If I ask somebody to do something for me, I can care about whether they say ‘yes’ or ‘no’. But ultimately, it’s not my responsibility whether they say ‘yes’ or ‘no’, or not. It’s not in my control whether they say ‘yes’ or ‘no’, or not. If they say ‘yes’, brilliant. I’m going to be happy. If they say ‘no’, I’m going to be disappointed or sad or angry — or those other emotions will come up.
We can still care about stuff, but let go of the outcome.
Rachel: That’s so important because as you were saying with the driving — if you were driving along, you would care… You care about the fact you’re going to have an accident or not. Nobody wants to have an accident. But if you’re worried about it, conversely, the worry does the exact opposite of what it should say that.
The bit of worry to start off with helpful — seatbelt goes on. But the more you worry, the more anxious you get, you go into your fight, flight or freeze zone, you’ve got adrenaline racing around you in your sympathetic zone. You can’t think straight, you’re much more likely to crash.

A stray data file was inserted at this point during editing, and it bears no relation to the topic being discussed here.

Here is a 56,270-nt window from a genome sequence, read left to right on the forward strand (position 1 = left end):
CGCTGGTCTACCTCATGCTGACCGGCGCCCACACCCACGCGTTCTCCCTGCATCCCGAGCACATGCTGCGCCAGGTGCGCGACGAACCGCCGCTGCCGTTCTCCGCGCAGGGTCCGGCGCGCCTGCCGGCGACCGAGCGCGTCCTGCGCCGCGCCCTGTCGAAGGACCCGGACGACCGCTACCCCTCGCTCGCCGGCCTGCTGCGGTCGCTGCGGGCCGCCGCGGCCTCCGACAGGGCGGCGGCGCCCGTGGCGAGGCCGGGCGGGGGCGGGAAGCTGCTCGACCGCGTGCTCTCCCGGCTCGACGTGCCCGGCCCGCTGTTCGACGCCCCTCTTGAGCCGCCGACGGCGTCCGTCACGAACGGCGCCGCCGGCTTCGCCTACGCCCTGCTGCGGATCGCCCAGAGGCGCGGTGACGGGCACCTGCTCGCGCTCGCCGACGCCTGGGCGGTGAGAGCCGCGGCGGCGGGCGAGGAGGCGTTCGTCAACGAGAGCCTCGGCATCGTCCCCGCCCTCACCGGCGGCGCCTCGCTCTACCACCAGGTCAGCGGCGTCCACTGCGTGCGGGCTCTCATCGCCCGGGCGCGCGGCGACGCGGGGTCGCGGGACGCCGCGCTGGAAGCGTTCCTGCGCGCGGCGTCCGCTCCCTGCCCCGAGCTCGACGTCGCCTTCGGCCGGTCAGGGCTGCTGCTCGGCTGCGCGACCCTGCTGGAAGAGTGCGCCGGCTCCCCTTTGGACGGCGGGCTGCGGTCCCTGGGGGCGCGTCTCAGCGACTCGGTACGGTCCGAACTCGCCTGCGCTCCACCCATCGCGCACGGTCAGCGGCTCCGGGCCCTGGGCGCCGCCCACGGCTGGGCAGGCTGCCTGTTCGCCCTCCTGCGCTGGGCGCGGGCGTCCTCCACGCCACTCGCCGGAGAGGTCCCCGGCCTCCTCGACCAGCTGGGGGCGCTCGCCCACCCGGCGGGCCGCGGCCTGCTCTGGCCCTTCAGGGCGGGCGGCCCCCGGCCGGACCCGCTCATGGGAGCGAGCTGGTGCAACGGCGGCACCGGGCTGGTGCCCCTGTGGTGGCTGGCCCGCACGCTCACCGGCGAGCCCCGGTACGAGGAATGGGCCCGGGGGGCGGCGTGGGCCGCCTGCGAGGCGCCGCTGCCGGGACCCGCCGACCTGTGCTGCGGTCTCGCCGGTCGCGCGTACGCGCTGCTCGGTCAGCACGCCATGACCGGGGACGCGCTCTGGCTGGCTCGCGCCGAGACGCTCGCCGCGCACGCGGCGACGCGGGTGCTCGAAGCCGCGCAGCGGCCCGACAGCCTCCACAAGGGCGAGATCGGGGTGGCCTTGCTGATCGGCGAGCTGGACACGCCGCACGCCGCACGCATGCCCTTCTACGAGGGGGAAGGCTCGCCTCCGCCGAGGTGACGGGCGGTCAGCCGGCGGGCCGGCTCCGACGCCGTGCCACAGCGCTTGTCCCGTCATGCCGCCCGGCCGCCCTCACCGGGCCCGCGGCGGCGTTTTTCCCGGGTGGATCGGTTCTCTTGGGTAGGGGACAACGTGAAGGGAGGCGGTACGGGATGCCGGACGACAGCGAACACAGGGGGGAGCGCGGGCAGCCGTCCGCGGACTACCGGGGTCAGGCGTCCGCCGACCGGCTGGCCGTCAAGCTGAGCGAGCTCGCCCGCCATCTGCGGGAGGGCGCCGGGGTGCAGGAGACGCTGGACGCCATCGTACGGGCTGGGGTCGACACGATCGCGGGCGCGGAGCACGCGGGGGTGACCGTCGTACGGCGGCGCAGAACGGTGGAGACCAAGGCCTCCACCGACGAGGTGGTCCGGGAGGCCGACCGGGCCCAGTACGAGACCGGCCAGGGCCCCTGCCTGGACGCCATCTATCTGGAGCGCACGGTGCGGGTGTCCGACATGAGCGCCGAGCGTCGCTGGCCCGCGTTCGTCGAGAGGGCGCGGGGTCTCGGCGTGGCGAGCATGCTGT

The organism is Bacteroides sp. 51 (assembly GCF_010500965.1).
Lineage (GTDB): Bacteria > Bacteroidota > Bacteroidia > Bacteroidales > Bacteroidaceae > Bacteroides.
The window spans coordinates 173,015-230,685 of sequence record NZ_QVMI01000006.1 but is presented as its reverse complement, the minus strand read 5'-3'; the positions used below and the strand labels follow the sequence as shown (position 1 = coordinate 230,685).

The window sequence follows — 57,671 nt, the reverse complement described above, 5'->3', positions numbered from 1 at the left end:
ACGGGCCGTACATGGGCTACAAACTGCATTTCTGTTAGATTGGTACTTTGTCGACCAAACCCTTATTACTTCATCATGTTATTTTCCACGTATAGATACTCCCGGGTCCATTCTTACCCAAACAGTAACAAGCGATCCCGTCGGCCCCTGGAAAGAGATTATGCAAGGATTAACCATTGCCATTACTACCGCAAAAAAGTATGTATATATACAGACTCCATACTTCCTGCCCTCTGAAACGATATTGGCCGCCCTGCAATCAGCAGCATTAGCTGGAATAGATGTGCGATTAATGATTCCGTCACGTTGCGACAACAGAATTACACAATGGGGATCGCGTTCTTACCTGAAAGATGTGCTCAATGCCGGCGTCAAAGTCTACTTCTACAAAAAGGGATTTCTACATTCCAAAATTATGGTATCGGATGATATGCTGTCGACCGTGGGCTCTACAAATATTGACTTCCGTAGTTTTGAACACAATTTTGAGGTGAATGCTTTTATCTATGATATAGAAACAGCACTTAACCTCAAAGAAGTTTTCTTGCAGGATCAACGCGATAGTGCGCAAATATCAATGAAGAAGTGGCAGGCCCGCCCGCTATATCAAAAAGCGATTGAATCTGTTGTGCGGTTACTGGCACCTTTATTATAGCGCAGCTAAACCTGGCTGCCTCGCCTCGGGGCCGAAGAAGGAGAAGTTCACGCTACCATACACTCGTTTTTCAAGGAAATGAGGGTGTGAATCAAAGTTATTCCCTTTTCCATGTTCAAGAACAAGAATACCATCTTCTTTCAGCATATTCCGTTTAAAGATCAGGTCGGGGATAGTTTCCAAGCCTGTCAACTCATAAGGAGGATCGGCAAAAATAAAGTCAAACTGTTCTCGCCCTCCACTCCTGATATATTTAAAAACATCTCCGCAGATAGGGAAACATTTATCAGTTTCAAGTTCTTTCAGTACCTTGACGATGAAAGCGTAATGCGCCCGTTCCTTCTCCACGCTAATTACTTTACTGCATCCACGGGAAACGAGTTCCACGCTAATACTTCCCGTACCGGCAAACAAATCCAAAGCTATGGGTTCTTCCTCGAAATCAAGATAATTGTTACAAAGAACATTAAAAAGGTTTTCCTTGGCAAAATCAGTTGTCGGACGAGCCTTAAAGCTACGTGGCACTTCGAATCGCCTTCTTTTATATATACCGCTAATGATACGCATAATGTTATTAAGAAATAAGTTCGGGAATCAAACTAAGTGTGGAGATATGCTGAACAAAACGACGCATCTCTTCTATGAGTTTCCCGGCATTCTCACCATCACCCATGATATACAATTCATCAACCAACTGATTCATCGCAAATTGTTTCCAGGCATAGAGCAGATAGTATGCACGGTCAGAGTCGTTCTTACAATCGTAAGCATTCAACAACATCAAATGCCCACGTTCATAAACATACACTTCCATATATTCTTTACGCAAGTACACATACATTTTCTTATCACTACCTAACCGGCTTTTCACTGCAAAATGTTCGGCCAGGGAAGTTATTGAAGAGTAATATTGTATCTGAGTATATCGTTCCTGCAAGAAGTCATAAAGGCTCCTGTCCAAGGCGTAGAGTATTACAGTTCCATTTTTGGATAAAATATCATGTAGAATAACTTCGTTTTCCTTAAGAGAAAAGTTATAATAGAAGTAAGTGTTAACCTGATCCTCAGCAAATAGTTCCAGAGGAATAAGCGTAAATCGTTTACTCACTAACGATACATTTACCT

Caroline: This is where — something like a worry tree that can be very helpful. This is where you might ask yourself a simple question like, ‘Is this a real problem? Yes or No?’ If it’s a real problem, great. You go down the problem-solving route. If I get in my car, I say, ‘Oh, I might crash my car. Is that a real problem?’ Yes, I might crash my car. What can I do about that? I’ll put my seatbelt on. Okay, I’ve taken action. I’ve kind of addressed the worry.
If the answer is, ‘Is this a real problem?’ ‘No, it’s not a real problem.’ Then, you’re looking at other techniques like worry time — that can be quite helpful. That’s where you would set aside a time of the day or time in the week when you’re going to specifically worry about things. It might sound a bit strange and a bit silly, but it really does work for a lot of people.